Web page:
International outreach of Turkish private sector
Turkish industrial sectors have been experiencing a major shift since the mid-1980s. AA photoThe world’s economic order is changing and Turkey is emerging as a key player. The country managed to transform itself from an agricultural economy to an industrial one over the last three decades. Private-sector investment has become the engine of economic growth and job creation.
The economic transformation of Turkey began in the mid-1980s. Before that time, the main aim of Turkey’s industry was to substitute import gaps and the state was heavily involved in monetary and trade policies. By the efforts of then-Prime Minister Turgut Özal, Turkey transformed into a free-market economy. The liberalization and privatization policies gave rise to bustling industrial cities in the Anatolian heartland.
Another prominent turning point for Turkey was the 2001 economic crisis. The stabilization program and political stability following the crisis directly improved the Turkish economy. The economy rapidly shifted from labor intensive and low technology to technology-intensive sectors, export-oriented industrialization accelerated and the entrepreneurial spirit of Turkey’s business community thrived in the process.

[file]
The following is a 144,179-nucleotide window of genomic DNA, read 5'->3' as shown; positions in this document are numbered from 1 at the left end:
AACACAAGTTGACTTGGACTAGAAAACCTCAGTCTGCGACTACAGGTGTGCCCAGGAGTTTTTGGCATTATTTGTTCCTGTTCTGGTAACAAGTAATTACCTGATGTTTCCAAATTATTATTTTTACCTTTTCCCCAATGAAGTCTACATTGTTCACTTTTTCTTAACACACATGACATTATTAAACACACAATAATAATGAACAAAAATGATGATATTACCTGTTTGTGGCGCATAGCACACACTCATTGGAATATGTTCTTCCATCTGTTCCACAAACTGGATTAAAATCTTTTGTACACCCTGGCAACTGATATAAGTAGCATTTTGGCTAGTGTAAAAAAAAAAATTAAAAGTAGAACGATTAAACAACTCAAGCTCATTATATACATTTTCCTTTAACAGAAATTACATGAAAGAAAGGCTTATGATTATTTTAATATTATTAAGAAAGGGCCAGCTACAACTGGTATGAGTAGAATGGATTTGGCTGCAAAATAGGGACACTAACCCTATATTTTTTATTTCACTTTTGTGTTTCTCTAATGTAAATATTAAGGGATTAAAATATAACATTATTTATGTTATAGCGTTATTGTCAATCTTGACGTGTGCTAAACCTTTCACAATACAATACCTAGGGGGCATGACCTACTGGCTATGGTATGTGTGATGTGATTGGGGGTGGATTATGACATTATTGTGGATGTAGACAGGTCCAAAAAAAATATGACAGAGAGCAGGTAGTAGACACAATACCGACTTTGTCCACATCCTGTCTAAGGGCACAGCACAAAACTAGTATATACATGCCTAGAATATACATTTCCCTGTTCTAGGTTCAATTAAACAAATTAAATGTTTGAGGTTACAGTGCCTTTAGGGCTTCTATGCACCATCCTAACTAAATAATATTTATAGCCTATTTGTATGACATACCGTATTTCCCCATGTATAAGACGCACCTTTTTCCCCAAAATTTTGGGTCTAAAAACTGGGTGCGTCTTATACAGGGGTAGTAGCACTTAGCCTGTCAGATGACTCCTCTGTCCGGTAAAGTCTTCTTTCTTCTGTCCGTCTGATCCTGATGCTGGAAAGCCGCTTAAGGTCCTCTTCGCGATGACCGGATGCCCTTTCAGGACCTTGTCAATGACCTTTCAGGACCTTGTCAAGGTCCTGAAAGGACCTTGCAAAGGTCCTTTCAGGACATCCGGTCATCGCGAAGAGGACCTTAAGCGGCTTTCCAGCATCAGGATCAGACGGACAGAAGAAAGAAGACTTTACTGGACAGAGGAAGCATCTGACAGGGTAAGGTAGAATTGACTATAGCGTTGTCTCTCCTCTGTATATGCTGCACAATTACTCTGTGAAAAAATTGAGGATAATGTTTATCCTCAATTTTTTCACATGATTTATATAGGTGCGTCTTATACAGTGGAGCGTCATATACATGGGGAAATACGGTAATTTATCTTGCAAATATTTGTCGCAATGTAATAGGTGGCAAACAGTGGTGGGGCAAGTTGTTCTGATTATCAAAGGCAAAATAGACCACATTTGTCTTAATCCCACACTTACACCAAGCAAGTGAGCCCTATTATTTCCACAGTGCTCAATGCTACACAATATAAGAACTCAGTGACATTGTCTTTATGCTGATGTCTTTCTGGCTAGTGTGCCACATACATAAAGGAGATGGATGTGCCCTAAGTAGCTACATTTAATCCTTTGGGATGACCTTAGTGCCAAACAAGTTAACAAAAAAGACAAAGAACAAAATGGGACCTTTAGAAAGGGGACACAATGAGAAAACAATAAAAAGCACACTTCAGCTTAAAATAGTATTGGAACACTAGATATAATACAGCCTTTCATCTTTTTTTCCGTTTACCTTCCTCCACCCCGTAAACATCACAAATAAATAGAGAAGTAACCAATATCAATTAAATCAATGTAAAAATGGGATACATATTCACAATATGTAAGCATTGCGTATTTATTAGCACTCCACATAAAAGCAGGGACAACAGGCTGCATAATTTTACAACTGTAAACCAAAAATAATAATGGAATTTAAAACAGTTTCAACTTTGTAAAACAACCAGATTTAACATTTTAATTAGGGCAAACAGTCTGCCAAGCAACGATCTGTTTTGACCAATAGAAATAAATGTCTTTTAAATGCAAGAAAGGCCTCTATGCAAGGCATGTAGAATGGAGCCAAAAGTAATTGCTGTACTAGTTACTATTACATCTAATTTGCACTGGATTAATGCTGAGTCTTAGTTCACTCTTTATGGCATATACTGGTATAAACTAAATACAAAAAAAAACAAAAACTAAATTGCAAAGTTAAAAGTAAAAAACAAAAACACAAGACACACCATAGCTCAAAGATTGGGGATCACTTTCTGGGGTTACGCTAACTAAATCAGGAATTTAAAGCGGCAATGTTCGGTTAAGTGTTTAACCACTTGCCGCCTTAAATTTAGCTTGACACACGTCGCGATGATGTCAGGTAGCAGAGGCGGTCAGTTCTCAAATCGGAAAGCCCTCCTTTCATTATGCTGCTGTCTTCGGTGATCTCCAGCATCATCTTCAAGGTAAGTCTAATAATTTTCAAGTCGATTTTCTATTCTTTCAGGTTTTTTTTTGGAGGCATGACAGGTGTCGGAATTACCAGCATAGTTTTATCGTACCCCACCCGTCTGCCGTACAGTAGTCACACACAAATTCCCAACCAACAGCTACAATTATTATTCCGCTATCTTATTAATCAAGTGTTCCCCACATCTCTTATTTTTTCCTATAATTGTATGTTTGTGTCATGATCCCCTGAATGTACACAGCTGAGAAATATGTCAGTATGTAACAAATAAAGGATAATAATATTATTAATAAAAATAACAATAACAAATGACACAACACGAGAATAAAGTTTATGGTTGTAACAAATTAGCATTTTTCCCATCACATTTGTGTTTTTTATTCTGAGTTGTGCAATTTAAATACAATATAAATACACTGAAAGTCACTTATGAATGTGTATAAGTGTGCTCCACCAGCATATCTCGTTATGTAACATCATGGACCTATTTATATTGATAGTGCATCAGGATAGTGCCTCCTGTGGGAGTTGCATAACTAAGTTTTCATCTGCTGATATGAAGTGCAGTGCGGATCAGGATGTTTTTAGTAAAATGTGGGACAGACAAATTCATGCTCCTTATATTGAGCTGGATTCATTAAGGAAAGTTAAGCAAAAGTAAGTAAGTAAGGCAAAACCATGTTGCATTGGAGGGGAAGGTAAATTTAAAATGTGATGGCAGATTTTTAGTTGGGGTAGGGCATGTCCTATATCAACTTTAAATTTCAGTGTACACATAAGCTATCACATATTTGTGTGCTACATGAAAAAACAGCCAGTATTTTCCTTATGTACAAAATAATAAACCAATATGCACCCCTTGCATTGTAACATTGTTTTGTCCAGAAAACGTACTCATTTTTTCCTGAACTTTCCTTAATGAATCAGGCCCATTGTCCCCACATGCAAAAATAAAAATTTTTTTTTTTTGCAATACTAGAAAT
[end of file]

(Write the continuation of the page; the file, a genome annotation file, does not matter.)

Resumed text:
Nowadays, 92 percent of Turkey’s exports are manufacturing goods, as opposed to 10 percent in 1980. The country’s manufacturing exports span a large range of goods; and the diversification trend is continuing: The number of product groups that Turkey exports at more than $500 million has increased nearly threefold in the last 10 years. Product diversification went hand in hand with the location of production. While production used to be centralized in the Western regions, cities of the Anatolian heartland, such as Kayseri, Gaziantep, Konya and Denizli, have emerged as entrepreneurial export hubs. The “Anatolian Tigers,” as they are called, targeted hitherto unexplored export markets – Turkish exports to the Middle East and North African (MENA) region doubled in the last 10 years, and now constitute a quarter of the export basket. Today, Turkey is a three-hour flight away from most countries between Italy and China, and our entrepreneurs dot every part of this 10 trillion-dollar region.
The political transformation in the MENA region and the debt crisis in Europe will reshape the political and economic structure of the world in the upcoming days. On the other side, China and India are triggering international competitiveness.
What must be done is to be prepared for change. Turkey heavily produces middle-technology products such as white goods, chemical substances, telecommunication devices, medical devices and automobiles. It is of significant importance to switch from medium-technology to high-technology production for Turkey to make a leap in the global market and sustain competitiveness.
To reach Turkey’s goals, fostering a conducive business environment is among the highest priorities. Through public-private dialogue, Turkey is adapting investor-friendly policies, reforming its macro- and micro-economic foundations, and improving its investment climate.